Icelandic authorities have announced plans to kill more than 2,000 whales over a five-year period, in a move that has angered environmental groups.
Despite a declining global market for whale meat and falling public support, the government opted to remain in defiance of the international ban on whaling.
Whalers will be authorised to harpoon 209 fin whales and 217 minke whales in Icelandic waters every year until 2023.
The nation’s fisheries minister, Kristjan Thor Juliusson, said these numbers were sustainable and based on the latest scientific research.
However, hopes that this bad press would bring an end to the practice were dashed with the latest announcement.
“The Icelandic government’s decision to continue to kill whales – amongst the most peaceful and intelligent beings on the planet – is morally repugnant as well as economically bankrupt,” said Vanessa Williams-Grey, a campaigner for the Whale and Dolphin Conservation.
Announcing its new quota, the government cited the economic benefits of whaling, as well as official figures showing populations of the once endangered fin whale were recovering.
“During the most recent count in 2015, their population in the central North Atlantic was estimated at 37,000, or triple the number from 1987,” it said in a statement.
This was supported by the recent conclusion by the International Union for Conservation of Nature that fin whale numbers were on the rise.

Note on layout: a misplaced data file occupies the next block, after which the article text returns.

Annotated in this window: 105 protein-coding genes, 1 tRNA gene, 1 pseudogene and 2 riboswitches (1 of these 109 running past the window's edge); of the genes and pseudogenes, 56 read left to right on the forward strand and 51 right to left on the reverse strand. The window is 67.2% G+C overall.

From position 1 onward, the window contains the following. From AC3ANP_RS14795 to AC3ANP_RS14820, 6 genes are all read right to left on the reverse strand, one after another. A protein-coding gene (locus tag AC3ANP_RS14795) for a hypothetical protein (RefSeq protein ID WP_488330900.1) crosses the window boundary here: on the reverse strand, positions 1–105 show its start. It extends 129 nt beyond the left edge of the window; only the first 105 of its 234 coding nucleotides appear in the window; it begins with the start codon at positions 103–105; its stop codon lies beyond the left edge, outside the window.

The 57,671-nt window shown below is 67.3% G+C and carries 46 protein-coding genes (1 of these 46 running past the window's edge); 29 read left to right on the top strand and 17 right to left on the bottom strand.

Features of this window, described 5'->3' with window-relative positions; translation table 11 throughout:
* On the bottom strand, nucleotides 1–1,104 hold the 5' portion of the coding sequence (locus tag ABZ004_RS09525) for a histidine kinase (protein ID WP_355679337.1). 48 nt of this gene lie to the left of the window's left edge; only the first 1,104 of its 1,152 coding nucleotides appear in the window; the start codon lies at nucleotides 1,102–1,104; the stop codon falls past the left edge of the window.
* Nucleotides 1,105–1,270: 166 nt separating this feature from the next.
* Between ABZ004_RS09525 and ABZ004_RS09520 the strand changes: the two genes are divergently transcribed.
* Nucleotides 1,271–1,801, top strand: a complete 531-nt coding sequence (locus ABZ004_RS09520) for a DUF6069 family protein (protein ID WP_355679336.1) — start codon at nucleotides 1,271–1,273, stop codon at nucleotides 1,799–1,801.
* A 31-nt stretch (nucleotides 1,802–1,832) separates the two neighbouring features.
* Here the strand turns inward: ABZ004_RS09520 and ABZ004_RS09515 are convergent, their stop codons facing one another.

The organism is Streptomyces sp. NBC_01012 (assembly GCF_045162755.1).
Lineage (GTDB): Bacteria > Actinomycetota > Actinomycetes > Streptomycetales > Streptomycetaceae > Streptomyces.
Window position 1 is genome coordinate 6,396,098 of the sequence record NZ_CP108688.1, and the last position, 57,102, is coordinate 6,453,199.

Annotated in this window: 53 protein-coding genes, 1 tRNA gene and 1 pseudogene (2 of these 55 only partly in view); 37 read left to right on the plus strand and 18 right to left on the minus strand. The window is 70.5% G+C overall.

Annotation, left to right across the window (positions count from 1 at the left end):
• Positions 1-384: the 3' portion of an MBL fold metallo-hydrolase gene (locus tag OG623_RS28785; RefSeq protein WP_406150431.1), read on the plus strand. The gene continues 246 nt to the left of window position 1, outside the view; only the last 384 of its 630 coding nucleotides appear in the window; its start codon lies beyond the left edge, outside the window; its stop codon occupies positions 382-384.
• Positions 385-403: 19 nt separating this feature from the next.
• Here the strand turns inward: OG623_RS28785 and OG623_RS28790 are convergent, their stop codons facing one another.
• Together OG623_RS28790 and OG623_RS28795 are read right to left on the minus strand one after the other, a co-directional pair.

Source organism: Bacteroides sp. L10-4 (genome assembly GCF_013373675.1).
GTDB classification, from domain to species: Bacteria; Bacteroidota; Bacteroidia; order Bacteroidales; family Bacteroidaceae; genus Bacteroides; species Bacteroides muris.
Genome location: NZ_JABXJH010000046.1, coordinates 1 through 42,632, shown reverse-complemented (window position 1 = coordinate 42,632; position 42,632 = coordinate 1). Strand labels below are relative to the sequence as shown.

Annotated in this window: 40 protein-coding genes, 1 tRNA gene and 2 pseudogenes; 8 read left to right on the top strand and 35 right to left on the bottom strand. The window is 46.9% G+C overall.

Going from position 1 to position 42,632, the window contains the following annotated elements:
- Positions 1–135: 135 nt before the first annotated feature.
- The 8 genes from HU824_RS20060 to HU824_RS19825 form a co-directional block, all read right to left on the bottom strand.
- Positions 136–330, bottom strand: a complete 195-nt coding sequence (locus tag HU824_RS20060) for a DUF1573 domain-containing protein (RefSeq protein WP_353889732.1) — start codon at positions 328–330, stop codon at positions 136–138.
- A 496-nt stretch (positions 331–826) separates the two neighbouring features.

But given the uncertainty about global whale numbers and multiple threats facing these marine mammals, campaigners said this should not be taken as a green light for more hunting.
Authorities also pointed to recent reports, including one by an economist linked to the pro-whaling Independence Party, which found that whaling brought sizeable benefits to the Icelandic economy.
However, many in the country – including those involved in the whale tourism industry – have hit back at these claims and argued that whales are worth more alive than they are dead.
Whale watching revenue was 3.2 billion krona (£20m) in 2017, while whaling only brought in 1.7 billion krona, according to a University of Iceland report.
Along with Norway, Iceland has continued to challenge the International Whaling Commission’s (IWC) ban on commercial whale hunting, which has been in place since 1987.
Japan has also defied these rules, although it has used a loophole that allows some whaling for scientific purposes, and at the end of 2018 the nation announced it would leave the IWC altogether.
The Independent has contacted the Icelandic government for comment.